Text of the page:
of bacteria-containing calcium bodies and calcium bodies lacking bacteria has

only been found in the genus Hyloniscus , in which bacteria-free calcium bodies likely

functionally replace sternal CaCO 3 deposits.


Trichoniscidae, biomineralization, symbiosis, crustacean

Distribution of epilithic diatoms in the Savinja River flowing through an urban landscape

Igor Zelnik, Doroteja Čatorič, Mihael J. Toman


The catchment area in urban and agricultural landscapes is greatly influenced

by human activities that reflect also in physical and chemical characteristics

of water as well as in species diversity in waterbodies. The diversity and the species

composition of epilithic diatom communities in the Savinja River, as well as basic

environmental parameters were analysed. Sampling sites were selected in reaches

subjected to different influences from the catchment area and with different physical

and chemical characteristics. Samples were collected at the site where the Savinja

River enters the urban area of the town Celje, at the end of urban landscape and

downstream of the Celje waste water treatment plant outflow. The most common and

dominant diatom species in the periphyton community was Achnanthes biasolettiana.

Other common diatom taxa that were found in all samples and at least in one sample

exceeded relative abundance of 10% were Nitzschia fonticola, Amphora pediculus and

Nitzschia dissipata. The results of the redundancy analyses (RDA) revealed that the

variance of the epilithic diatom community was explained by O2 saturation (35%) and

saprobic index (33% of TVE). Diatom species richness was positively correlated with

O 2 saturation. Shannon-Wiener diversity index was positively correlated with saprobic

index values based on all algae and trophic index calculated on the base of diatoms

indicating a relatively low organic matter and nutrient input into the river system. The

results showed that no significant changes in epilithic diatom species composition and

no negative impacts on diversity of epilithic diatom community in the Savinja River

were detected on its flow through the urban landscape. Moreover, changes between

the seasons were more evident than changes between sampling sites, confirming the

importance of sampling date for monitoring.


Diatoms, microphytobenthos, periphyton, environmental factors, t orrential river

Architectural adaptation in Myriophyllum spicatum L. in a lotic environment: is it caused by current velocity?

Barbara Neuhold, Johanna D. Janauer, Georg A. Janauer


Little information is available for aquatic plants regarding their architectural

response to strong environmental drivers like water flow. We examined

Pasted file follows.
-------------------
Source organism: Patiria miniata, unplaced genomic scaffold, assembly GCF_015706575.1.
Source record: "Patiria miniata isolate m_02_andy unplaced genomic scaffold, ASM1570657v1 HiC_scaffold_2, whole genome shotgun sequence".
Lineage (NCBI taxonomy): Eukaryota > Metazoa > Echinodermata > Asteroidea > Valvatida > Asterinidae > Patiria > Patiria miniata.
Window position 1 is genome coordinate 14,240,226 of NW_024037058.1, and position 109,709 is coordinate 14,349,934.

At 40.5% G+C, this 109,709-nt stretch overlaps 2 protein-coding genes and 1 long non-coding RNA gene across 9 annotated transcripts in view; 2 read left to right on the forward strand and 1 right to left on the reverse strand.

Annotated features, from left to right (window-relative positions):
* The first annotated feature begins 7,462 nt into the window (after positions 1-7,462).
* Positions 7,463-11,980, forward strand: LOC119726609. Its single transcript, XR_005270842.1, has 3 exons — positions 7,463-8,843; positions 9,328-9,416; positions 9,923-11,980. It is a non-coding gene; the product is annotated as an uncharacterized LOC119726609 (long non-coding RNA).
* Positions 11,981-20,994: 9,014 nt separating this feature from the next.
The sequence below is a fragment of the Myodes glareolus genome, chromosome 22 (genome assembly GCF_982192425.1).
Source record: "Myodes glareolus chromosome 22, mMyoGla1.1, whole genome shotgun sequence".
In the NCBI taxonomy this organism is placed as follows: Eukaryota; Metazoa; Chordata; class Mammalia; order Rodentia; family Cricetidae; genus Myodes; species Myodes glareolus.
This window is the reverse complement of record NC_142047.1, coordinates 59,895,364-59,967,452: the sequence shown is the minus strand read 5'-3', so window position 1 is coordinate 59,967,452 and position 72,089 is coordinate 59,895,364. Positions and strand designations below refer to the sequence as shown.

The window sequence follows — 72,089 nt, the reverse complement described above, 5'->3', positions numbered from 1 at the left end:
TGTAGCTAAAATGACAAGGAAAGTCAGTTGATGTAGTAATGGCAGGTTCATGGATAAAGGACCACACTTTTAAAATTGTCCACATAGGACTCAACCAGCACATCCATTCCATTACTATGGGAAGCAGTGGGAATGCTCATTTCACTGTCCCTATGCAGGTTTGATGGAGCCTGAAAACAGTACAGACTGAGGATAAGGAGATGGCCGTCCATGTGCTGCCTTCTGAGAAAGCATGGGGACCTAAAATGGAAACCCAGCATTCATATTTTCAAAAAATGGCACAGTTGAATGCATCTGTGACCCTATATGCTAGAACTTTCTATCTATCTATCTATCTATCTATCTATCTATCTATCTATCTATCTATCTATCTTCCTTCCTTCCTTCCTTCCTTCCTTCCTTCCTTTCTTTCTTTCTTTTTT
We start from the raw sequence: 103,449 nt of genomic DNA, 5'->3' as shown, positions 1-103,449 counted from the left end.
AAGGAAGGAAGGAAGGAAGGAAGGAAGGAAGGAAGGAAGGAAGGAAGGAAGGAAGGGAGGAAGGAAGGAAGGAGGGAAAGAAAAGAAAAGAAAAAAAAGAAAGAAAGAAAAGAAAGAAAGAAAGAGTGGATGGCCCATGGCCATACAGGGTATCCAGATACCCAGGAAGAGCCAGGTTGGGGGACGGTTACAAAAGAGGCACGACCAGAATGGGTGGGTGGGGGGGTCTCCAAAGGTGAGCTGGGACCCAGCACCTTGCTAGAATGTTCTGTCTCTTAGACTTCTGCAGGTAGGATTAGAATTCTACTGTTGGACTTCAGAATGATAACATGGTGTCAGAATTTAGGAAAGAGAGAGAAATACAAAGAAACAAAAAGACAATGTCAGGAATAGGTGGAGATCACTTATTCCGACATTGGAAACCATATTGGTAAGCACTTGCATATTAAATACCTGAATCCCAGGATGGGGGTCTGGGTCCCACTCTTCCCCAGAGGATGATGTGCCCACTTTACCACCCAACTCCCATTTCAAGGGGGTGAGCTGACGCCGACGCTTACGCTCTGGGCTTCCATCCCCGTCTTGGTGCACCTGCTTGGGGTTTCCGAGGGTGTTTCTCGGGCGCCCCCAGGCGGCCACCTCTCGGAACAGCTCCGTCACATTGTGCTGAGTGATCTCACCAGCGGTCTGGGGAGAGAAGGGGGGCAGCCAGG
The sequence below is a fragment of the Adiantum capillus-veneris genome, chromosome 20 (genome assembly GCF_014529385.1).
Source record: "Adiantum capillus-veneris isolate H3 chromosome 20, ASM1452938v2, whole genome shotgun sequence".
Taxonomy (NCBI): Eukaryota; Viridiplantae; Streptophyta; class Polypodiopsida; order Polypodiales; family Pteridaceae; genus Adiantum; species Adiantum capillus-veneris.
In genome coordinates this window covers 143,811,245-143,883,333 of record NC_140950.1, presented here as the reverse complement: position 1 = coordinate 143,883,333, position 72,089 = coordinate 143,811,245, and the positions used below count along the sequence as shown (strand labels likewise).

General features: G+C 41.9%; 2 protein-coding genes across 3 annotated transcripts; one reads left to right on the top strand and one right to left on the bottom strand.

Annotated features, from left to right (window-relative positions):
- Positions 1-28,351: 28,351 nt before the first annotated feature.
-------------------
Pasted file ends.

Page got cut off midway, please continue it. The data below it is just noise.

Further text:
architectural variability in Myriophyllum spicatum L. in the short terminal section of

a small canal earlier used for inland navigation. This stretch is characterised by decreasing

water depth towards a final spill-over construction, which causes increasing

current velocity. Visibly different plant beds had developed at three sampling sites,

located between the upstream end of the study reach and the end at the spill-over. This

situation bears some resemblance to an experimental flume due to regulated water

flow and constant discharge, yet with aquatic plant beds still located in their permanent

environment during the whole year. Following this precondition our hypothesis

envisaged a close relationship between current velocity and realised plant architecture.

Current velocity was measured with an electronic vane device, and representative architectural

features of plants were recorded from plant samples at the sites of different

flow. Characteristic and significant variation in the architecture of M. spicatum was

demonstrated at the sites of different current impact. Regarding other environmental

parameters like sediment composition, water chemistry or the effect of shading no

influence seems likely expected, as samples were collected across the canal width at

each site. The mean values of all architectural parameters of M. spicatum follow the

same trend with high significance, regarding the increase in plant length, branching,

and the overall dimension of the plant beds, which is in close relationship to the current

velocity at the sampling sites. The few other records available in literature cited

in this paper point into the same direction, but these studies were also carried out in

the field. In our opinion the clear results may not comply with a final and experimentally

generalised relationship between aquatic plant architecture and water flow. But

our contribution offers some statistical proof that our hypothesis is not too far from

explaining the effects of current velocity, which is one of the main environmental

parameters defining aquatic plant growth.


aquatic macrophytes, water flow velocity, architectural adaptation, Myriophyllum spicatum

16th International Symposium on Microbial Ecology

Janez Mulec


© 2003, Društvo biologov Slovenije –
Journal of Biological Society of Slovenia